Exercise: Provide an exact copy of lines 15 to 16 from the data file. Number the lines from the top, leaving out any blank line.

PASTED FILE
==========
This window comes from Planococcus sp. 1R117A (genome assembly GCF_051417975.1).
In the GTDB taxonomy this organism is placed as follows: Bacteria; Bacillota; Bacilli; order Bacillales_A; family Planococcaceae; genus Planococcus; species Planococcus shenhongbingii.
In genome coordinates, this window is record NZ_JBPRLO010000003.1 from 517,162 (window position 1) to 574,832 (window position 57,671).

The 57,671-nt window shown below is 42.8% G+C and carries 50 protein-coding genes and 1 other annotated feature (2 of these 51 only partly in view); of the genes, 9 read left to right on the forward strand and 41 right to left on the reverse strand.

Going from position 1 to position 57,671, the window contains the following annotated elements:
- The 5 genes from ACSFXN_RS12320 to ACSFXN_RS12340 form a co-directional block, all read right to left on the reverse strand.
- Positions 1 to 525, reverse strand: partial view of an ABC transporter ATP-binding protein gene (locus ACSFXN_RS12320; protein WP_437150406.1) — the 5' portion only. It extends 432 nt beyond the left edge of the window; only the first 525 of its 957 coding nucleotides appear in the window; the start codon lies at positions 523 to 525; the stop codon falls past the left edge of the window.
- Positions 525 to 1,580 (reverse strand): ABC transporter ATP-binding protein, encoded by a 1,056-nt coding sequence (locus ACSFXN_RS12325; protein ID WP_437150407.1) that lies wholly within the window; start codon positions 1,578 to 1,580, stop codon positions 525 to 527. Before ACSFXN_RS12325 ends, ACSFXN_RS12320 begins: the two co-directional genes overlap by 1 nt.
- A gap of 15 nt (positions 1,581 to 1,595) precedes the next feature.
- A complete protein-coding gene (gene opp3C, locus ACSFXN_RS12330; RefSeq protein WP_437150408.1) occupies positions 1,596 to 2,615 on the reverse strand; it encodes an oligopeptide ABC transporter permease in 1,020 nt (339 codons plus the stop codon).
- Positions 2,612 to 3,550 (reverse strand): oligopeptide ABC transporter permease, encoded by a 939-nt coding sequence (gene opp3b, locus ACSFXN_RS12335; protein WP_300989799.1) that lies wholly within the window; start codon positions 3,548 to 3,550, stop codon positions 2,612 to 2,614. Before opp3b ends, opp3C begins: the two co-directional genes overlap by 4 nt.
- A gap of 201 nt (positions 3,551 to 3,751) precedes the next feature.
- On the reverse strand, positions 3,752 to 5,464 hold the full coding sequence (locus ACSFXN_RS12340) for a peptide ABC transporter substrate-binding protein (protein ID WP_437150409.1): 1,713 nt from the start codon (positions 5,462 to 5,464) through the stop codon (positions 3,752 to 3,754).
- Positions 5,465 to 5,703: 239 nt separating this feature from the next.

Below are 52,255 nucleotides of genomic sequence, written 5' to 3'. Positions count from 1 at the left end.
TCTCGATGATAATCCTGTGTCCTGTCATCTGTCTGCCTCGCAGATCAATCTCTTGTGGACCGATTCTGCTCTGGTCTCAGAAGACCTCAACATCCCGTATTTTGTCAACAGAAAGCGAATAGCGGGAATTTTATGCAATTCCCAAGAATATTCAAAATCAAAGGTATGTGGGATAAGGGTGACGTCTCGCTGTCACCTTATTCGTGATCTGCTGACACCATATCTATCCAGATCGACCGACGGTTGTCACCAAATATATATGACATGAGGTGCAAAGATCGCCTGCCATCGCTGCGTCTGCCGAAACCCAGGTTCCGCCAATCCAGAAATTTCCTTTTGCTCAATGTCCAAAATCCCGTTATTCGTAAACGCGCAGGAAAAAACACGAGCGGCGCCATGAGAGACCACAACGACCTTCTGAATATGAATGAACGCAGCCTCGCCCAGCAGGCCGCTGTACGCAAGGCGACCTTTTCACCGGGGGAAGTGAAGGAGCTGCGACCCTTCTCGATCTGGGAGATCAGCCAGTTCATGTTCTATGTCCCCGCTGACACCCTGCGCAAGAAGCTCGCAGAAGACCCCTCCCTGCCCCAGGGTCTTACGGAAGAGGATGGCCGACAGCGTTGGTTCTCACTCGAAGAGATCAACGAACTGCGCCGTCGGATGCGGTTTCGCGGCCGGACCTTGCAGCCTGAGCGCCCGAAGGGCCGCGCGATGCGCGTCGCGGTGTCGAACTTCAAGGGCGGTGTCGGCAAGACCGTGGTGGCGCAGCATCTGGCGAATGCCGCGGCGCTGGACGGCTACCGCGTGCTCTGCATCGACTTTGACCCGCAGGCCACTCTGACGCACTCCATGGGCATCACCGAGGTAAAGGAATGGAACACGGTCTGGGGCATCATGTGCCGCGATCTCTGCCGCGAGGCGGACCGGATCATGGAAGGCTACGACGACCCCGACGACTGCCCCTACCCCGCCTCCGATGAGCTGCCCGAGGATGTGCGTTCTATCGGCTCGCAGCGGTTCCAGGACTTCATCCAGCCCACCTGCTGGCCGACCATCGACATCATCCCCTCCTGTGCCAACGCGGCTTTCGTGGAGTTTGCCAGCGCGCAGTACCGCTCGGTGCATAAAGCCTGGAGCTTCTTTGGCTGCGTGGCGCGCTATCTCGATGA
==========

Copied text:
Below are 52,255 nucleotides of genomic sequence, written 5' to 3'. Positions count from 1 at the left end.
TCTCGATGATAATCCTGTGTCCTGTCATCTGTCTGCCTCGCAGATCAATCTCTTGTGGACCGATTCTGCTCTGGTCTCAGAAGACCTCAACATCCCGTATTTTGTCAACAGAAAGCGAATAGCGGGAATTTTATGCAATTCCCAAGAATATTCAAAATCAAAGGTATGTGGGATAAGGGTGACGTCTCGCTGTCACCTTATTCGTGATCTGCTGACACCATATCTATCCAGATCGACCGACGGTTGTCACCAAATATATATGACATGAGGTGCAAAGATCGCCTGCCATCGCTGCGTCTGCCGAAACCCAGGTTCCGCCAATCCAGAAATTTCCTTTTGCTCAATGTCCAAAATCCCGTTATTCGTAAACGCGCAGGAAAAAACACGAGCGGCGCCATGAGAGACCACAACGACCTTCTGAATATGAATGAACGCAGCCTCGCCCAGCAGGCCGCTGTACGCAAGGCGACCTTTTCACCGGGGGAAGTGAAGGAGCTGCGACCCTTCTCGATCTGGGAGATCAGCCAGTTCATGTTCTATGTCCCCGCTGACACCCTGCGCAAGAAGCTCGCAGAAGACCCCTCCCTGCCCCAGGGTCTTACGGAAGAGGATGGCCGACAGCGTTGGTTCTCACTCGAAGAGATCAACGAACTGCGCCGTCGGATGCGGTTTCGCGGCCGGACCTTGCAGCCTGAGCGCCCGAAGGGCCGCGCGATGCGCGTCGCGGTGTCGAACTTCAAGGGCGGTGTCGGCAAGACCGTGGTGGCGCAGCATCTGGCGAATGCCGCGGCGCTGGACGGCTACCGCGTGCTCTGCATCGACTTTGACCCGCAGGCCACTCTGACGCACTCCATGGGCATCACCGAGGTAAAGGAATGGAACACGGTCTGGGGCATCATGTGCCGCGATCTCTGCCGCGAGGCGGACCGGATCATGGAAGGCTACGACGACCCCGACGACTGCCCCTACCCCGCCTCCGATGAGCTGCCCGAGGATGTGCGTTCTATCGGCTCGCAGCGGTTCCAGGACTTCATCCAGCCCACCTGCTGGCCGACCATCGACATCATCCCCTCCTGTGCCAACGCGGCTTTCGTGGAGTTTGCCAGCGCGCAGTACCGCTCGGTGCATAAAGCCTGGAGCTTCTTTGGCTGCGTGGCGCGCTATCTCGATGA